Skip to main content

DEEP COMPRESSION: A Repair Solution For Steam Turbine Compressor Failures

By Kyle Brandenburg.

Steam turbines provide an efficient means of producing electricity. Improving the corrosion fatigue performance and damage tolerance of steam turbine blades can offer overhaul and maintenance cost savings improved reliability and reduced outages.

The application of surface residual compressive stress to components can enhance fatigue strength and reduce the effects of applied tensile stresses.

Shot peening has been used for decades to reduce overall operating tensile stresses in steam turbine components. However, corrosion pits, erosion, fretting, and other damage can penetrate shot peening’s shallow layer of residual compression, providing a starting point for stress corrosion cracking and fatigue failures. Instead of settling for shallow compression, the introduction of a deep layer of compressive residual stress can extend service life.

To test the benefits of deep compression, high-cycle fatigue tests were done on Type 410 stainless steel, a common alloy widely used in steam turbine applications, to compare the corrosion fatigue benefits of Low Plasticity Burnishing (LPB) to shot peening. LPB is also a mechanical surface treatment, but it imparts a controlled layer of compression that is deeper than most surface damage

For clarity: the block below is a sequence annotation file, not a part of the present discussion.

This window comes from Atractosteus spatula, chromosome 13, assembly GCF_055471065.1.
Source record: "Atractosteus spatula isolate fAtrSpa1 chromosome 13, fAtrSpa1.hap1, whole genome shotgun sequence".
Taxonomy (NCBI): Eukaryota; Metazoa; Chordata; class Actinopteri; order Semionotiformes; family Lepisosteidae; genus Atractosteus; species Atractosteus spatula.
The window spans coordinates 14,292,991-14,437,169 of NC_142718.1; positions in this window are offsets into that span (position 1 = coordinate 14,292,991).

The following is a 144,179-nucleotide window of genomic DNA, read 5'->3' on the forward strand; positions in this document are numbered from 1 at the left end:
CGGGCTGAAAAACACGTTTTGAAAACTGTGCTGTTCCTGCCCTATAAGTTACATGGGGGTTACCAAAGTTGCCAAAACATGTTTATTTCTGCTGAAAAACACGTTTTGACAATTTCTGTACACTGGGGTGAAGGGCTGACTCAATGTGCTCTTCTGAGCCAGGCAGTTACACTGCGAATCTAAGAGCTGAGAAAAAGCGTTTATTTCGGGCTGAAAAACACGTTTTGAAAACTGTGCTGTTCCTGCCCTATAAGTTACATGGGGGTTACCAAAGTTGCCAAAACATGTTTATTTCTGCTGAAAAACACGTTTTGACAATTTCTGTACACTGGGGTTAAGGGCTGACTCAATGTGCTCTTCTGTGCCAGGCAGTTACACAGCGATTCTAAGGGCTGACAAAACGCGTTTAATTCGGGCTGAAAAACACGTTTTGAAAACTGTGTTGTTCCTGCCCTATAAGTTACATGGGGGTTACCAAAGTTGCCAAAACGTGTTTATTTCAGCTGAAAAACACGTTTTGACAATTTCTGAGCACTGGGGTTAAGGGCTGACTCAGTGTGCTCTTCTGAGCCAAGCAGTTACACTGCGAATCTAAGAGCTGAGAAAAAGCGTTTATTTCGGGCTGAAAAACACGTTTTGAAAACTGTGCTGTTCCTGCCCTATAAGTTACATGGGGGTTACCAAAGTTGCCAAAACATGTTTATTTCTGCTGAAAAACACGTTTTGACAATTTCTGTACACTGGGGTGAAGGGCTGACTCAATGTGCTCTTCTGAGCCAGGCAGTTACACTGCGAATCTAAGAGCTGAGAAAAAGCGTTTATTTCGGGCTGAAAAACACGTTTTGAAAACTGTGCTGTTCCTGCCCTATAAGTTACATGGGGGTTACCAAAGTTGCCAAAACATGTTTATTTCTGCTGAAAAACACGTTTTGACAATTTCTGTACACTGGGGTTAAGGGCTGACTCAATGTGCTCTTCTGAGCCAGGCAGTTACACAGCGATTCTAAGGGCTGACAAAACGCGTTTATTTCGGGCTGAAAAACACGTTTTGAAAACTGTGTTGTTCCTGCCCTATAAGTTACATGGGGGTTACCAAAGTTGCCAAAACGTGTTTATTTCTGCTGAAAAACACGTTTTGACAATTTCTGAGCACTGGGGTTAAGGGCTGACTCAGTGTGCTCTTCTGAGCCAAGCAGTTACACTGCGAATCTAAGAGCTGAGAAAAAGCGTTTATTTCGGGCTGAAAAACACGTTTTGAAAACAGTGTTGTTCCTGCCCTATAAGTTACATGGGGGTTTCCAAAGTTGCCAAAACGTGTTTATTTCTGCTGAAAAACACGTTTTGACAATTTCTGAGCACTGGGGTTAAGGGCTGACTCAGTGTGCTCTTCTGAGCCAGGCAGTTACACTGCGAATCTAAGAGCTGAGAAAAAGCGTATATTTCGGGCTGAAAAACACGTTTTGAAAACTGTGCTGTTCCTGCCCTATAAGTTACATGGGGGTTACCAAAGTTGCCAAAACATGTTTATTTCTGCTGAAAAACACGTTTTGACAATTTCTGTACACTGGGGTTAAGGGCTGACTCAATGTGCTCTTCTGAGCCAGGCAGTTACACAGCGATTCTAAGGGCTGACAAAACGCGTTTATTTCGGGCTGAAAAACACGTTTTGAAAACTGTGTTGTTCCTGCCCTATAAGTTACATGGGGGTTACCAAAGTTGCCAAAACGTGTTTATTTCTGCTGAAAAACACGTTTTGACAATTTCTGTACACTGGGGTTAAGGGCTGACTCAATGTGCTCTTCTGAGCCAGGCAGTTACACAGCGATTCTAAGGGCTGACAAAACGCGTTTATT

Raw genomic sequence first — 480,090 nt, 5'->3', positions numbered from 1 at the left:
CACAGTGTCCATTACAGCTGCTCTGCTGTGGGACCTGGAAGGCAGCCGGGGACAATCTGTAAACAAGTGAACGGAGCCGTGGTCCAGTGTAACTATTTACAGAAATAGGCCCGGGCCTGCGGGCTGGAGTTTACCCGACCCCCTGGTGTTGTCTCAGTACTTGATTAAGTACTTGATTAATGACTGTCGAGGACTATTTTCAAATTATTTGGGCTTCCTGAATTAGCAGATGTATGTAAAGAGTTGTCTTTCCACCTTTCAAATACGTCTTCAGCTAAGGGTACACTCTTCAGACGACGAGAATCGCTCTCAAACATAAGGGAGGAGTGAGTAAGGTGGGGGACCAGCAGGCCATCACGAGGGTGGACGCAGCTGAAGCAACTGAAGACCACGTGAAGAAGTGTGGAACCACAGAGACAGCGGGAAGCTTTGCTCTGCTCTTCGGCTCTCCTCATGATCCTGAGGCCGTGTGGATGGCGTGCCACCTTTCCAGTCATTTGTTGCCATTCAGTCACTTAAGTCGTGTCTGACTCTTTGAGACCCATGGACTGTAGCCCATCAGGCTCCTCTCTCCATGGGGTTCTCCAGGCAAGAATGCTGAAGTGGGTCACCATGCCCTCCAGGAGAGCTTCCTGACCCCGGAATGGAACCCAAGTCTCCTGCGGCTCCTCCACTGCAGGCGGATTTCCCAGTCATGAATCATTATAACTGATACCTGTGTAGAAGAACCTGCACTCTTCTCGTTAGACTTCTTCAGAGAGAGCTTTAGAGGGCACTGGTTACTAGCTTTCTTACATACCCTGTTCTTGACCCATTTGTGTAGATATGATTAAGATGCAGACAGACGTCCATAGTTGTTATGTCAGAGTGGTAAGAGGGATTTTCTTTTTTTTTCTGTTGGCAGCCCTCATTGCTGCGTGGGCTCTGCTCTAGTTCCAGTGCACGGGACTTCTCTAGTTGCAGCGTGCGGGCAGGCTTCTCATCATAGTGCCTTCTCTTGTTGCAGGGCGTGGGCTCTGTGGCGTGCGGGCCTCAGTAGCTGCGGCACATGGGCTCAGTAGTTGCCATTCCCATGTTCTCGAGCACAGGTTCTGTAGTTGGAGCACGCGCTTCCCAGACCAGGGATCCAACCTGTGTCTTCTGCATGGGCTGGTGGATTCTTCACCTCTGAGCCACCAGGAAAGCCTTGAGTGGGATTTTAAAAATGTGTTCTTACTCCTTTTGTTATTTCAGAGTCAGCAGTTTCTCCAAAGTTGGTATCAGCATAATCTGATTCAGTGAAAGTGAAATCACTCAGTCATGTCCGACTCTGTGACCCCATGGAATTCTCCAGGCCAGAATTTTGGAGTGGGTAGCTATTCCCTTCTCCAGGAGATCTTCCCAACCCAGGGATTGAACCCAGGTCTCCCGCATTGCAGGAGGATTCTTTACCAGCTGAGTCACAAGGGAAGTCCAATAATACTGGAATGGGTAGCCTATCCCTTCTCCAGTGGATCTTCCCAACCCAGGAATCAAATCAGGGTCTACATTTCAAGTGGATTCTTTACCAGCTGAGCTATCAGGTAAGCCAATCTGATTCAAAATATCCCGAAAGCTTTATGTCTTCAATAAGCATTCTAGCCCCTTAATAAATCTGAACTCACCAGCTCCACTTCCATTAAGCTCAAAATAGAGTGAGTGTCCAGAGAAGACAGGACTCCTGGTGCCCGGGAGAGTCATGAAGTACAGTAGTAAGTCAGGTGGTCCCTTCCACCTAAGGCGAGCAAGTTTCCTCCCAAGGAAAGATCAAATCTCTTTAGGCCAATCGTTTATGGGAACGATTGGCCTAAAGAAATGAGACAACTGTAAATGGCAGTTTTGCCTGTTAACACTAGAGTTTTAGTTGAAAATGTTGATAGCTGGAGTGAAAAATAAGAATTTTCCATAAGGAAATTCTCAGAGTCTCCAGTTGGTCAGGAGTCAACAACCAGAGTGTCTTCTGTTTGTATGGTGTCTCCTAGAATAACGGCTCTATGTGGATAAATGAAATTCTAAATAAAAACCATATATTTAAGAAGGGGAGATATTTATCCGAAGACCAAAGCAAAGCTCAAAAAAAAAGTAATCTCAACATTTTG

LPB was developed in the 1990s to keep cold work low when introducing compressive residual stress. 20 years of studying residual stresses led to the conclusion that residual compression introduced using high levels of cold working could be wiped out from in-service thermal and mechanical loads.

The first step in the investigation was to obtain sample specimens of 410SS machine-finished by low-stress grinding (LSG) to serve as a baseline. Compressive stress was introduced either by LPB or shot peening. The LPB process is performed on conventional CNC machine tools and robots. Shot peening was done using a conventional air blast peening system.

Noted by maintenance4.com:

What Is Shot Peening? A surface enhancement method for improving the fatigue strength of metals near the surface of the component, shot peening is performed by impacting part surfaces with spherical shot particles to induce compressive residual stresses.

DAMAGE TOLERANCE RESULTS

Next to be tested was the fatigue strength of samples subjected to either mechanical damage or simulated corrosion and stress corrosion cracking. Mechanical damage simulates what can happen to the surface of the turbine blade from common fatigue damage mechanisms like foreign object damage, fretting, corrosion pitting, or erosion.

Steam turbine blade being Low Plasticity Burnishing (LPB) processed in a milling machine.

Mechanical damage was simulated through an electrical discharge machining (EDM) notch with a depth of 0.01 in. (0.25mm). For a portion of the LPB-treated samples, a deeper notch depth of 0.02 in. (0.51mm) also was investigated.

High cycle fatigue tests show that shot peening of the 410SS samples provided a modest improvement over the baseline condition with mechanical damage. Residual stress distributions revealed that the 0.01 in. (0.25 mm) notch completely penetrated the compressive layer introduced by shot peening minimizing any fatigue life benefit from shallow compression.

However, the deep compression provided by LPB doubled the fatigue strength and improved fatigue life near the endurance limit by a factor of over 100 compared to the shot peen condition.